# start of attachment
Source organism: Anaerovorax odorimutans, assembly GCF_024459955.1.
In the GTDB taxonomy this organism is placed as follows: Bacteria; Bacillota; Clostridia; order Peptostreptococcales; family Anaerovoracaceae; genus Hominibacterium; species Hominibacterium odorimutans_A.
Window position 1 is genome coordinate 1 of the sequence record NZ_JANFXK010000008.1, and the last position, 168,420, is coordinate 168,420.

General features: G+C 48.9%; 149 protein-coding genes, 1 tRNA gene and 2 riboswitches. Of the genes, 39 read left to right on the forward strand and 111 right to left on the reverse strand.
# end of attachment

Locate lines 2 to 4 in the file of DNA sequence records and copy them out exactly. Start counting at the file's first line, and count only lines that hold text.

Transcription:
In the GTDB taxonomy this organism is placed as follows: Bacteria; Bacillota; Clostridia; order Peptostreptococcales; family Anaerovoracaceae; genus Hominibacterium; species Hominibacterium odorimutans_A.
Window position 1 is genome coordinate 1 of the sequence record NZ_JANFXK010000008.1, and the last position, 168,420, is coordinate 168,420.

General features: G+C 48.9%; 149 protein-coding genes, 1 tRNA gene and 2 riboswitches. Of the genes, 39 read left to right on the forward strand and 111 right to left on the reverse strand.